Feb 13, 2023 - Technology

ChatGPT's edge: We want to believe

Illustration of The Creation of Adam made from artifacted digital code

Illustration: Natalie Peeples/Axios

ChatGPT rocketed into our world because of exponentially compounding advances in artificial intelligence programming — but also because of the primordial wiring of our brains.

How it works: Human perceptual systems are finely tuned to recognize another person, researchers have established, and we do this so well that we project humanity even when it's not there. Two dots and a circle become a face; the moon gets a man in it.

  • We humanize elements of nature and abstract shapes — and conversations with computers, too.

We may understand that ChatGPT is code that doesn't know what words mean yet can put one word after another in sequences that resemble human speech. But when we engage with it we inevitably slip into the comfortable feeling that we're communing with a fellow being.

Why it matters: Tech giants and startup companies want to deploy AI programs like ChatGPT into all facets of our work and lives, and they have a powerful ally in the evolution-forged pathways of human perception.

Flashback: It doesn't take a modern supercomputer to trigger this anthropomorphic response.

  • In 1966 users who traded lines of text with Eliza, a pioneering chatbot created by MIT's Joseph Weizenbaum, readily imagined they were conversing with a human partner.
  • Eliza gave users open-ended questions modeled on a therapist's prompts, and they began avidly sharing their feelings.
  • Weizenbaum, whose family had fled Hitler's Germany, spent the rest of his career sounding alarms over the dangers of AI in the hands of powerful companies and governments.

The big picture: The so-called Eliza Effect is part of what's propelling the hype wave for generative AI. It plugs into potent myths and images that we've built around AI itself, from its name to its representations in culture to the grand promises businesses are making for it.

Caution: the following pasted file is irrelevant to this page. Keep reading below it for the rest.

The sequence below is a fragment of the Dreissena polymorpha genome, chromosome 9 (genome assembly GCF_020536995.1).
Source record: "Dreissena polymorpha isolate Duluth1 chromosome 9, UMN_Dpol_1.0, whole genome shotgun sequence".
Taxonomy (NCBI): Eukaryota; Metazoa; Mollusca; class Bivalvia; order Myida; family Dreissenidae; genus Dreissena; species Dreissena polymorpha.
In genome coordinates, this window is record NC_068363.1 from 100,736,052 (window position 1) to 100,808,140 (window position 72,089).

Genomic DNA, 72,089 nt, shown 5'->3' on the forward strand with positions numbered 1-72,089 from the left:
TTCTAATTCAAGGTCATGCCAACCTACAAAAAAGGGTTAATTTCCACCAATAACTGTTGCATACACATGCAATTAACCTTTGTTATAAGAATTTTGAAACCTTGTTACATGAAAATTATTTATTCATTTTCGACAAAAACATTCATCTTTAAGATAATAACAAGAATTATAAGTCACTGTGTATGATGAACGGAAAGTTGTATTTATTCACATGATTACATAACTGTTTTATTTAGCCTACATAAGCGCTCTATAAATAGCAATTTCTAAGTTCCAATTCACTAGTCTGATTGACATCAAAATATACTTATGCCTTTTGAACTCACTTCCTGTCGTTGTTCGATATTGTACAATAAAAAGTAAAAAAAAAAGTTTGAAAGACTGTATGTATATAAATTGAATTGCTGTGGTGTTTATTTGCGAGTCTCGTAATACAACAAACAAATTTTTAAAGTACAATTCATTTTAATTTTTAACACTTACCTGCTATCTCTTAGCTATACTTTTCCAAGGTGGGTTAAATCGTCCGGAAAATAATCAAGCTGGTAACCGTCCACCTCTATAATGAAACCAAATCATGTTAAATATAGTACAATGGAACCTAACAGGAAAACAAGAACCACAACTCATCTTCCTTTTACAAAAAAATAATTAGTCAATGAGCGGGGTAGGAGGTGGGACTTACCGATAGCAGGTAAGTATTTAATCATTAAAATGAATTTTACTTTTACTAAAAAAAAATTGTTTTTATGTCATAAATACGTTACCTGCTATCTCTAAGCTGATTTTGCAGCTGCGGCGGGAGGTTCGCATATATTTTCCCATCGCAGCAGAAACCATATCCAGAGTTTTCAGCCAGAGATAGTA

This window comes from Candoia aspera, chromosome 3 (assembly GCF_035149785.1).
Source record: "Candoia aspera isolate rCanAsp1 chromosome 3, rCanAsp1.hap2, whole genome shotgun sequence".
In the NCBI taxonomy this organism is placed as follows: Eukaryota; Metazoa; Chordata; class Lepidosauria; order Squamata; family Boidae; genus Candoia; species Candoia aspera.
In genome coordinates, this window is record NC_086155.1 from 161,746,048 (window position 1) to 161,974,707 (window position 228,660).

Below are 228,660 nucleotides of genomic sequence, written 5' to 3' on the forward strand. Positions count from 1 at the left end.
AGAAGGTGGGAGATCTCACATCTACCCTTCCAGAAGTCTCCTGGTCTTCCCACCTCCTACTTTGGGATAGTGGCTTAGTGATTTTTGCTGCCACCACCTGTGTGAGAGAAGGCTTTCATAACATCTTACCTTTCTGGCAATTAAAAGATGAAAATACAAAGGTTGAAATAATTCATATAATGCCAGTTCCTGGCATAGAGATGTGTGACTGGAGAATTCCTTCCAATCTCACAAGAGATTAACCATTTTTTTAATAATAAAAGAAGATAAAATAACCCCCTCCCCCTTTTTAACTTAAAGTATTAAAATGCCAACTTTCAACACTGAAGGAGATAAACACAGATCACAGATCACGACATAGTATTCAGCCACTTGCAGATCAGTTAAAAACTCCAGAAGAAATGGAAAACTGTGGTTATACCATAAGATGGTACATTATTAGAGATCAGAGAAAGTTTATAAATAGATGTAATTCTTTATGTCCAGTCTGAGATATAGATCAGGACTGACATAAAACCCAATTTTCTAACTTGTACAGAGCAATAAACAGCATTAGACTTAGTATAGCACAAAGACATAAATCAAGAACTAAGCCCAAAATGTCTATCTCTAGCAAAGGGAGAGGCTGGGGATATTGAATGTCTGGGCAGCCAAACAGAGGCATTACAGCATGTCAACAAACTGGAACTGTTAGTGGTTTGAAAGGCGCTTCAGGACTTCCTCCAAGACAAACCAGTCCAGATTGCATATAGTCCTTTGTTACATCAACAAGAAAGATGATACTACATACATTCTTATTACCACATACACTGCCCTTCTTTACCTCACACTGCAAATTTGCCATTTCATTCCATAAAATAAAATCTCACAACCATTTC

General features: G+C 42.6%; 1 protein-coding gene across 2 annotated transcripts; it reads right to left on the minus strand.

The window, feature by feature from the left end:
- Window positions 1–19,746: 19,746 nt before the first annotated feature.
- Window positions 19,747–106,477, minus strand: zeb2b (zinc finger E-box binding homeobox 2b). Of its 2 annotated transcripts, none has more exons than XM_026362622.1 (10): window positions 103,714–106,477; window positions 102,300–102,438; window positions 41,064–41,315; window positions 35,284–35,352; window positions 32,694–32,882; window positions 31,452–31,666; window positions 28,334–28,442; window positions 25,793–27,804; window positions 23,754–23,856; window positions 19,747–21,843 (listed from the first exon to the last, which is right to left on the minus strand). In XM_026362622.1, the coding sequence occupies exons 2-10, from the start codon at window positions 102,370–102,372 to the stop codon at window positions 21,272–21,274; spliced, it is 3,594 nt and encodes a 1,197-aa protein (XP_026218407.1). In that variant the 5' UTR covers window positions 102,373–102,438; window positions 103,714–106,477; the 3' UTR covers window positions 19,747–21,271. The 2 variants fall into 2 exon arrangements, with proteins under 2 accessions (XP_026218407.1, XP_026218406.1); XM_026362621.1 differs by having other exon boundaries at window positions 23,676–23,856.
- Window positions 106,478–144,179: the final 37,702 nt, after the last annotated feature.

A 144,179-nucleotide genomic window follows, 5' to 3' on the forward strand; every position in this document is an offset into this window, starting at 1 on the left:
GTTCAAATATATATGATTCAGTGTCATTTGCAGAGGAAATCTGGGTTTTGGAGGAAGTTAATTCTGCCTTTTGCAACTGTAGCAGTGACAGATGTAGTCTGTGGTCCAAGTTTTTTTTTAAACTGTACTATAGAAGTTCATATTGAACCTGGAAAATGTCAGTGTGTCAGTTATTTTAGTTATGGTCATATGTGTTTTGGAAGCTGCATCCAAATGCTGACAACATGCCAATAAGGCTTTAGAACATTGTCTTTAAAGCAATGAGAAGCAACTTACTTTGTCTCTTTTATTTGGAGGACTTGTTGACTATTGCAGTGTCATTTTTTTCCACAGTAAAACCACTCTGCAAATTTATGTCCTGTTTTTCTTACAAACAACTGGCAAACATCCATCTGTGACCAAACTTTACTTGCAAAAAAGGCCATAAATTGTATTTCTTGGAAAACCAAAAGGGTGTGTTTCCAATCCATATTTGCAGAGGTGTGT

• "Artificial intelligence" sounds so much grander than "large language model" or "machine-learning-trained algorithm." The label deliberately emphasizes open-ended possibilities and downplays limits.

A Google engineer named Blake Lemoine made headlines last year by declaring that he believed Google's ChatGPT-like LaMDA program had achieved "sentience."

  • Skeptical experts, along with Lemoine's Google colleagues, argued this was just another instance of the Eliza Effect.
  • But the incident is likely to replay itself as millions of people start regularly interacting with programs like ChatGPT.

What's next: As ChatGPT-style computing spreads, we'll face more and more uncertainty online and in daily life over the nature of the entities sending words our way.

  • Already, when we engage with a corporate help desk or customer service center via text or instant message, it's getting difficult to tell whether the typing at the other end is coming from a person or a bot.
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